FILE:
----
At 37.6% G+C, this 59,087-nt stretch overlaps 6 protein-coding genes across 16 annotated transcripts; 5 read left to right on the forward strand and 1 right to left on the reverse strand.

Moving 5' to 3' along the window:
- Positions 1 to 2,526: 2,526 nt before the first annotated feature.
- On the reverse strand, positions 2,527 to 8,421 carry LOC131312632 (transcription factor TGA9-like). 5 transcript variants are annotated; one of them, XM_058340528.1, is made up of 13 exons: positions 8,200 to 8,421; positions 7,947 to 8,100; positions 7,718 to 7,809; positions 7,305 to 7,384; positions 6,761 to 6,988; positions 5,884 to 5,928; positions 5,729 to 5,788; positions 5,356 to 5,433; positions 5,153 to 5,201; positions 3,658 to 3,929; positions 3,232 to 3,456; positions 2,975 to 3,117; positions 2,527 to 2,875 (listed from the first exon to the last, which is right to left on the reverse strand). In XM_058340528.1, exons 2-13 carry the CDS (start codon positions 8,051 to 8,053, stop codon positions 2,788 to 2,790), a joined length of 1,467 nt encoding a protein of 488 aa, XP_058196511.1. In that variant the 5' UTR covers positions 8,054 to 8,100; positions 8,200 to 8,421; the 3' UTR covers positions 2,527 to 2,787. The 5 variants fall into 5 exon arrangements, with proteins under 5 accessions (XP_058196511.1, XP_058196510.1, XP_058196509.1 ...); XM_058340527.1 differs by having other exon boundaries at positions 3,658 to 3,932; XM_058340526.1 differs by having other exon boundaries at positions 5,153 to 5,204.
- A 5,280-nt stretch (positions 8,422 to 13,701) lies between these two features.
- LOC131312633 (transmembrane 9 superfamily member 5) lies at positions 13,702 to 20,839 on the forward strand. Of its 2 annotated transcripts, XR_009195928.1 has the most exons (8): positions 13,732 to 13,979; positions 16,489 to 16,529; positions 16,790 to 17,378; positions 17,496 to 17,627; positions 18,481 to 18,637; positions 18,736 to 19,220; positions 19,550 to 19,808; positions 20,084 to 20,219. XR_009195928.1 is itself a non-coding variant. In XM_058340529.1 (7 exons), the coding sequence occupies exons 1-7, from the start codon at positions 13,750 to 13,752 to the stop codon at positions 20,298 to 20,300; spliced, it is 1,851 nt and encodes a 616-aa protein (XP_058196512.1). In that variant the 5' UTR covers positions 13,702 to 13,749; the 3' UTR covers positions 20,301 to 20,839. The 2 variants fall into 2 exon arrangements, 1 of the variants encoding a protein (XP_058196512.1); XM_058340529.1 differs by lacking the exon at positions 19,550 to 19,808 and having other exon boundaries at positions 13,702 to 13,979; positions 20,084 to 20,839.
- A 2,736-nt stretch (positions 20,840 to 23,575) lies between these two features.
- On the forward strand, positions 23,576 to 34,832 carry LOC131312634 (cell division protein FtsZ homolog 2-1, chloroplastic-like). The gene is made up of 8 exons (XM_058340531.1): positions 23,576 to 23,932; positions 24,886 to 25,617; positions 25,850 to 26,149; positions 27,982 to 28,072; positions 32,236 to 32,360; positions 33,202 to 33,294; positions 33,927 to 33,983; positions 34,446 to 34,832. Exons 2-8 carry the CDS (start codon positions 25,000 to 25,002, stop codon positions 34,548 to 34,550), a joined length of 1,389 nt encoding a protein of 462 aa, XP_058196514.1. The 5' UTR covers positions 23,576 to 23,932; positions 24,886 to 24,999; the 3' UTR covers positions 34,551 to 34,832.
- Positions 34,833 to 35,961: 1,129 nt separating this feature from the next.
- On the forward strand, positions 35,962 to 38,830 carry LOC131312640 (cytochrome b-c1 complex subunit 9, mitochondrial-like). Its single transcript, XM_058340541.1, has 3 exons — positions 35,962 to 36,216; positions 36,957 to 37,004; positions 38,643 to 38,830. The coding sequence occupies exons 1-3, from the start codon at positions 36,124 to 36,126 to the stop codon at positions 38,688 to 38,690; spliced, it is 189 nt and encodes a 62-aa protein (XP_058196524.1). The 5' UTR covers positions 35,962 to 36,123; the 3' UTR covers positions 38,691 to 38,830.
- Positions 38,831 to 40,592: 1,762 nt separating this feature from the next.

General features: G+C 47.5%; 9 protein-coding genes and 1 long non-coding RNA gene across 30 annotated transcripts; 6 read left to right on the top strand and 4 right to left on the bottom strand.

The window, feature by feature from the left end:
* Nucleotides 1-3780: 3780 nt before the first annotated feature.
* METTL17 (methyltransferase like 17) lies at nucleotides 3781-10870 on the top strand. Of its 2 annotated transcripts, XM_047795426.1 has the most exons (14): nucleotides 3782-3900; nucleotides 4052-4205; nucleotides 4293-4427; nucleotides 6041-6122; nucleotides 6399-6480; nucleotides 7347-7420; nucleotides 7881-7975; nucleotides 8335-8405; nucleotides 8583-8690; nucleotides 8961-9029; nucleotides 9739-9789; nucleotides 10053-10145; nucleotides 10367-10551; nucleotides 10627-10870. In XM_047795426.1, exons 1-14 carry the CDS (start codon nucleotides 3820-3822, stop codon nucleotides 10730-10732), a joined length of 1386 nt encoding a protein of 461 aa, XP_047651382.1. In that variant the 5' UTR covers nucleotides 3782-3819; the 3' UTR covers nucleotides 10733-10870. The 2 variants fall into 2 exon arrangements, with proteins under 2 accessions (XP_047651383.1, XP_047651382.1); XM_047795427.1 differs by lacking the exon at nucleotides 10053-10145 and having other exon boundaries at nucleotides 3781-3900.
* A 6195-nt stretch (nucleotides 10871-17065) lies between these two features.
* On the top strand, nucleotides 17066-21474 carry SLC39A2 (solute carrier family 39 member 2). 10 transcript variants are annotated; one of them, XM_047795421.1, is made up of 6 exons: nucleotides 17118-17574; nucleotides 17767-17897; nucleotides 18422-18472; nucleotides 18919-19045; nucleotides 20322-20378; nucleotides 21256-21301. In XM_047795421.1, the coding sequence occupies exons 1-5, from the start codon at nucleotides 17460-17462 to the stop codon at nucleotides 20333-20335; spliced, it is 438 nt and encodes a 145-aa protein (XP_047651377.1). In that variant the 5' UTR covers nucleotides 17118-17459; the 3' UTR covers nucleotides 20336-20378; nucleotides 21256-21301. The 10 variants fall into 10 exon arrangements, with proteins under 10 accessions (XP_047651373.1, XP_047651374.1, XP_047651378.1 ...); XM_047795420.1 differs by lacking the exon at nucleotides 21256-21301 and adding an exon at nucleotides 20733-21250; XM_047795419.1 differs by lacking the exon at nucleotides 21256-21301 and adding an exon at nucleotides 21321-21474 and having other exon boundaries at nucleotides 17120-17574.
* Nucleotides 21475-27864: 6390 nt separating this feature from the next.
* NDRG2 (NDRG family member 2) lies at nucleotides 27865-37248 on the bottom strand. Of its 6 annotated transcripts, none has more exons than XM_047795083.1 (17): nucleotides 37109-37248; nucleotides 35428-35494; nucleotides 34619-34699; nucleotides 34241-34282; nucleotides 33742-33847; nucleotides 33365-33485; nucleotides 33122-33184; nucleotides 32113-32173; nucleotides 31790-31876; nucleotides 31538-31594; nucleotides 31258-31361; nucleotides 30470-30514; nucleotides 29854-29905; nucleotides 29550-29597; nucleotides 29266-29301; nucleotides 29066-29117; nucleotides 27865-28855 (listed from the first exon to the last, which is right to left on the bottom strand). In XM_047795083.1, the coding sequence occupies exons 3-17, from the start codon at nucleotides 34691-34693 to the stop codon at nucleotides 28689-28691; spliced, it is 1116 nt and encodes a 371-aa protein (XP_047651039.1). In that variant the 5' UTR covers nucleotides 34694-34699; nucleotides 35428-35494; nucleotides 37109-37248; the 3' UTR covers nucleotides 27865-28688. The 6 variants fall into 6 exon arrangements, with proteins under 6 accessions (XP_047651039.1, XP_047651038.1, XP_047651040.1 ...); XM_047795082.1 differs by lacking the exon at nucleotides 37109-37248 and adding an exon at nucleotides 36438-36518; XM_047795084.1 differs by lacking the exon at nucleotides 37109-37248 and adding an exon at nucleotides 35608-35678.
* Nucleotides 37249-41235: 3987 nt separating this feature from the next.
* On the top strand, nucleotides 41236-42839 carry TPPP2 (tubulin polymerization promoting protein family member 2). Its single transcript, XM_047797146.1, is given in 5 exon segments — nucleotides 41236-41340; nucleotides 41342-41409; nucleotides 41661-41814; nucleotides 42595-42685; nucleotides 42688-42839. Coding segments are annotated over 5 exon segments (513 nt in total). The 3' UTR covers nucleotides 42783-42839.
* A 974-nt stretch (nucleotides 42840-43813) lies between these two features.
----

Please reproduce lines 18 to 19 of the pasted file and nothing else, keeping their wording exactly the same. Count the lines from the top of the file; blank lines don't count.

* Nucleotides 21475-27864: 6390 nt separating this feature from the next.
* NDRG2 (NDRG family member 2) lies at nucleotides 27865-37248 on the bottom strand. Of its 6 annotated transcripts, none has more exons than XM_047795083.1 (17): nucleotides 37109-37248; nucleotides 35428-35494; nucleotides 34619-34699; nucleotides 34241-34282; nucleotides 33742-33847; nucleotides 33365-33485; nucleotides 33122-33184; nucleotides 32113-32173; nucleotides 31790-31876; nucleotides 31538-31594; nucleotides 31258-31361; nucleotides 30470-30514; nucleotides 29854-29905; nucleotides 29550-29597; nucleotides 29266-29301; nucleotides 29066-29117; nucleotides 27865-28855 (listed from the first exon to the last, which is right to left on the bottom strand). In XM_047795083.1, the coding sequence occupies exons 3-17, from the start codon at nucleotides 34691-34693 to the stop codon at nucleotides 28689-28691; spliced, it is 1116 nt and encodes a 371-aa protein (XP_047651039.1). In that variant the 5' UTR covers nucleotides 34694-34699; nucleotides 35428-35494; nucleotides 37109-37248; the 3' UTR covers nucleotides 27865-28688. The 6 variants fall into 6 exon arrangements, with proteins under 6 accessions (XP_047651039.1, XP_047651038.1, XP_047651040.1 ...); XM_047795082.1 differs by lacking the exon at nucleotides 37109-37248 and adding an exon at nucleotides 36438-36518; XM_047795084.1 differs by lacking the exon at nucleotides 37109-37248 and adding an exon at nucleotides 35608-35678.